By Emmett Dulaney

The most common way to debug a program in Linux is to run gdb. gdb has a large number of commands, but you need only a few to find the cause of an error quickly. The table lists the commonly used gdb commands.

Common gdb Commands
This Command Does the Following
break NUM Sets a breakpoint at the specified line number, NUM. (The debugger stops at
bt Displays a trace of all stack frames. (This command shows you
the sequence of function calls so far.)
clear FILENAME: NUM Deletes the breakpoint at a specific line number, NUM, in the source file FILENAME. For example, clear
xdraw.c:8 clears
the breakpoint at line 8 of file
continue Continues running the program being debugged. (Use this command
after the program stops due to a signal or breakpoint.)
display EXPR Displays the value of an expression, EXPR (consisting of variables defined in the
program) each time the program stops.
file FILE Loads the specified executable file, FILE, for debugging.
help NAME Displays help on the command named NAME.
info break Displays a list of current breakpoints, including information
on how many times each breakpoint is reached.
info files Displays detailed information about the file being
info func Displays all function names.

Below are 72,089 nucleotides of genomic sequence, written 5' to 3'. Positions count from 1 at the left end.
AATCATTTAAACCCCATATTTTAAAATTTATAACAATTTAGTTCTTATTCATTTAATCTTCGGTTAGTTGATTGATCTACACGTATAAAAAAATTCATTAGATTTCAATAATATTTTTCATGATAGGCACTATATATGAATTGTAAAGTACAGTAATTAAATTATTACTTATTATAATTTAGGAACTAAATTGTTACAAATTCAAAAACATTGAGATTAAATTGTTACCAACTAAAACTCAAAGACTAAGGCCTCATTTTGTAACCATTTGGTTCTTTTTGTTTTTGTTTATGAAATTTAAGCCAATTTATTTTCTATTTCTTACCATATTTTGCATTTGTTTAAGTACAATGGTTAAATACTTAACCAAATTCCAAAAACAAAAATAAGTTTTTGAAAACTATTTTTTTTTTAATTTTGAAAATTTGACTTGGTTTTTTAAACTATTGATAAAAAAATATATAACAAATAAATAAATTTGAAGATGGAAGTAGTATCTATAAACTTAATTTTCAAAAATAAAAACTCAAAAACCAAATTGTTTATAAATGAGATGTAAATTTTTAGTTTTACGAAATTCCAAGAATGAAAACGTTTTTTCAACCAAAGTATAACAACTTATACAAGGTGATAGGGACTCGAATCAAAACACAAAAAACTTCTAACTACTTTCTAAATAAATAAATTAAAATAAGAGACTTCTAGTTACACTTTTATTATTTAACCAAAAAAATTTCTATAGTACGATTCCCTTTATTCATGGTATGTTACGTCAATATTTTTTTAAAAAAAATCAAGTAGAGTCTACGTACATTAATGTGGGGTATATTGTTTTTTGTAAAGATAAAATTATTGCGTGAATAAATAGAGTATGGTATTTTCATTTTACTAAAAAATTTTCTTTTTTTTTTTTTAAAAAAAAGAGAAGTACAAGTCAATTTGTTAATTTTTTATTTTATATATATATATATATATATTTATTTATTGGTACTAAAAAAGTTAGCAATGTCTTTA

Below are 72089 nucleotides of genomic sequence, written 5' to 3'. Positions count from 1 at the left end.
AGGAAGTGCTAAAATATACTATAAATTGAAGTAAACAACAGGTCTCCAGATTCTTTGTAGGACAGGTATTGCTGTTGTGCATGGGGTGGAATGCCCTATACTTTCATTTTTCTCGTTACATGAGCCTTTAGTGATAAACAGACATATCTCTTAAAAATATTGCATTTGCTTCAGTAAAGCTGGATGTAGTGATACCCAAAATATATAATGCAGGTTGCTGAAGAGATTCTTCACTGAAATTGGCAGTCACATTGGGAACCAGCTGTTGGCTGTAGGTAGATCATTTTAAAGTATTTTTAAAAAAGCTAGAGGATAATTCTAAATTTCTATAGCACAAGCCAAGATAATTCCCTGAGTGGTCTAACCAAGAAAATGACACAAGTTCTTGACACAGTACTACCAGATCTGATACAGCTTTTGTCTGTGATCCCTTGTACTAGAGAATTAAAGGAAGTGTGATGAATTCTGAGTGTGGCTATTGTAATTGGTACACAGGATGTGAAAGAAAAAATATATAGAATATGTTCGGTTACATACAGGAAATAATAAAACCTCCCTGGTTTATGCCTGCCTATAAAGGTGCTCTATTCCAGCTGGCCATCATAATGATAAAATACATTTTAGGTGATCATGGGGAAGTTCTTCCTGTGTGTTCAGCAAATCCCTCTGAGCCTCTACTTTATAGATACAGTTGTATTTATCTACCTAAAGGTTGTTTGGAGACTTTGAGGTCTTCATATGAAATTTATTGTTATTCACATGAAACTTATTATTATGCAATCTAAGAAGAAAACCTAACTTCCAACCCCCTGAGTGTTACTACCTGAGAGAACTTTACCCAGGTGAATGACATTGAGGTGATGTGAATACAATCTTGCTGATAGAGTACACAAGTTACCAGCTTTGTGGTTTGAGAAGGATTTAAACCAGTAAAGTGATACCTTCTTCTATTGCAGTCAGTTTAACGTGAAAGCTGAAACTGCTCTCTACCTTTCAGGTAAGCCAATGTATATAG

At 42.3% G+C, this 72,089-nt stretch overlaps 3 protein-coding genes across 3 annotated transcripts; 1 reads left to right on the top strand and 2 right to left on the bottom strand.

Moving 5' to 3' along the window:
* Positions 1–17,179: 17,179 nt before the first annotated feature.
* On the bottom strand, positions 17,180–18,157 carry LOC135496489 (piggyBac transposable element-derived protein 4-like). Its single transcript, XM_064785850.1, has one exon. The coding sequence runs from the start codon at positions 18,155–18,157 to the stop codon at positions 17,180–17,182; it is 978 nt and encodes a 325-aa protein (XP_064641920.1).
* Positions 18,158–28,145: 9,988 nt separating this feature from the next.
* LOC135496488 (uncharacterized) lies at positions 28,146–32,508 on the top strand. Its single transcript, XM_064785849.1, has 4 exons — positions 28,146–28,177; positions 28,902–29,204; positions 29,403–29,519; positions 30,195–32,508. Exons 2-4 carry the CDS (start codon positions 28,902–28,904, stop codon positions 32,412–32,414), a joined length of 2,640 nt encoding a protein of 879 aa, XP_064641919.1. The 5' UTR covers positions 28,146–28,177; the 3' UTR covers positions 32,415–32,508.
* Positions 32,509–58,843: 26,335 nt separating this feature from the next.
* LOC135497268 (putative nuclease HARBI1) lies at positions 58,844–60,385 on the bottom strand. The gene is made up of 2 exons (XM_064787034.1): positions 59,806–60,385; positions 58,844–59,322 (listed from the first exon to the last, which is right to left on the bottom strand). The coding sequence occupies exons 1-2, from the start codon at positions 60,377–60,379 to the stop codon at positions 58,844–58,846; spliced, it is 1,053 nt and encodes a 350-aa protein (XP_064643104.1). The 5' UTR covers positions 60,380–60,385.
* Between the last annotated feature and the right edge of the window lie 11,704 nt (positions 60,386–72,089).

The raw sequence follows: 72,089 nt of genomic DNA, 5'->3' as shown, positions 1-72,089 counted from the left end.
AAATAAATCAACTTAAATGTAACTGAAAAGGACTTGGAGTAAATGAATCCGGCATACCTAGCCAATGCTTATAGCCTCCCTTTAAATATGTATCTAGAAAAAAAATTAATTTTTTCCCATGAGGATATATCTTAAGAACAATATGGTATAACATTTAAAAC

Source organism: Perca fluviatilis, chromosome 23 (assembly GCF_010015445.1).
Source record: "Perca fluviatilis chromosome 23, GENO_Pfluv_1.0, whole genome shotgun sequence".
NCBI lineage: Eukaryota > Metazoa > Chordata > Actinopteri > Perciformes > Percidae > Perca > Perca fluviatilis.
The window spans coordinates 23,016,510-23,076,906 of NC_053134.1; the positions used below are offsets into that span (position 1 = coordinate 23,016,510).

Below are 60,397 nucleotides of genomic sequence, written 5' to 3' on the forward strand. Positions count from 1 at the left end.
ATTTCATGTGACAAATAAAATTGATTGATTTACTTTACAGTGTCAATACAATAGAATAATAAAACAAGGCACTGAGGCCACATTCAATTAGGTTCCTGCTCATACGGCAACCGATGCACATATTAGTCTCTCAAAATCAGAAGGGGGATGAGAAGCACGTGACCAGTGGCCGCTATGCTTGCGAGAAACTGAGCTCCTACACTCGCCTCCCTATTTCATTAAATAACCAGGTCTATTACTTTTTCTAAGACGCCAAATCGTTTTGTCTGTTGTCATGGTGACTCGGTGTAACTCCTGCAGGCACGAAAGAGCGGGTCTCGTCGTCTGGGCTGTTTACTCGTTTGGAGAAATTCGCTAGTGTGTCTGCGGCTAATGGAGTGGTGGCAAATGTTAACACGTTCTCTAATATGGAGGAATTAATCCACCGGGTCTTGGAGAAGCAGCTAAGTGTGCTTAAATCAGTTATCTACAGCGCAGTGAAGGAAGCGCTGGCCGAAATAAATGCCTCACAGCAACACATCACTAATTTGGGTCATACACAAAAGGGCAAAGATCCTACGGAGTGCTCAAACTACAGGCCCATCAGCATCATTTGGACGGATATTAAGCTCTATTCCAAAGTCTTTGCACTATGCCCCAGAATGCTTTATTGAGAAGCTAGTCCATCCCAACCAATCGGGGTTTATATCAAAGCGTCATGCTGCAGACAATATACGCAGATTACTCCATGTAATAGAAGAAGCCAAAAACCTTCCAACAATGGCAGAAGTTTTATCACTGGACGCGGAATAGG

info local Displays information about local variables of the current
info prog Displays the execution status of the program being
info var Displays all global and static variable names.
kill Ends the program you’re debugging.
list Lists a section of the source code.
make Runs the make utility to rebuild the executable without leaving
next Advances one line of source code in the current function
without stepping into other functions.
print EXPR Shows the value of the expression EXPR.
quit Quits gdb.
run Starts running the currently loaded executable.
set variable VAR=VALUE Sets the value of the variable VAR to
shell CMD Executes the Unix command CMD,
without leaving gdb.
step Advances one line in the current function, stepping into other
functions, if any.
watch VAR Shows the value of the variable named VAR whenever the value changes.
where Displays the call sequence. Use this command to locate where
your program died.
x/F ADDR Examines the contents of the memory location at address
ADDR in the format specified by the letter F, which
can be o (octal), x (hex), d (decimal), u (unsigned decimal), t
(binary), f (float), a (address), i (instruction), c (char), or s
(string). You can append a letter indicating the size of data type
to the format letter. Size letters are b (byte), h (halfword, 2
bytes), w (word, 4 bytes), and g (giant, 8 bytes). Typically,
ADDR is the name of a variable or pointer.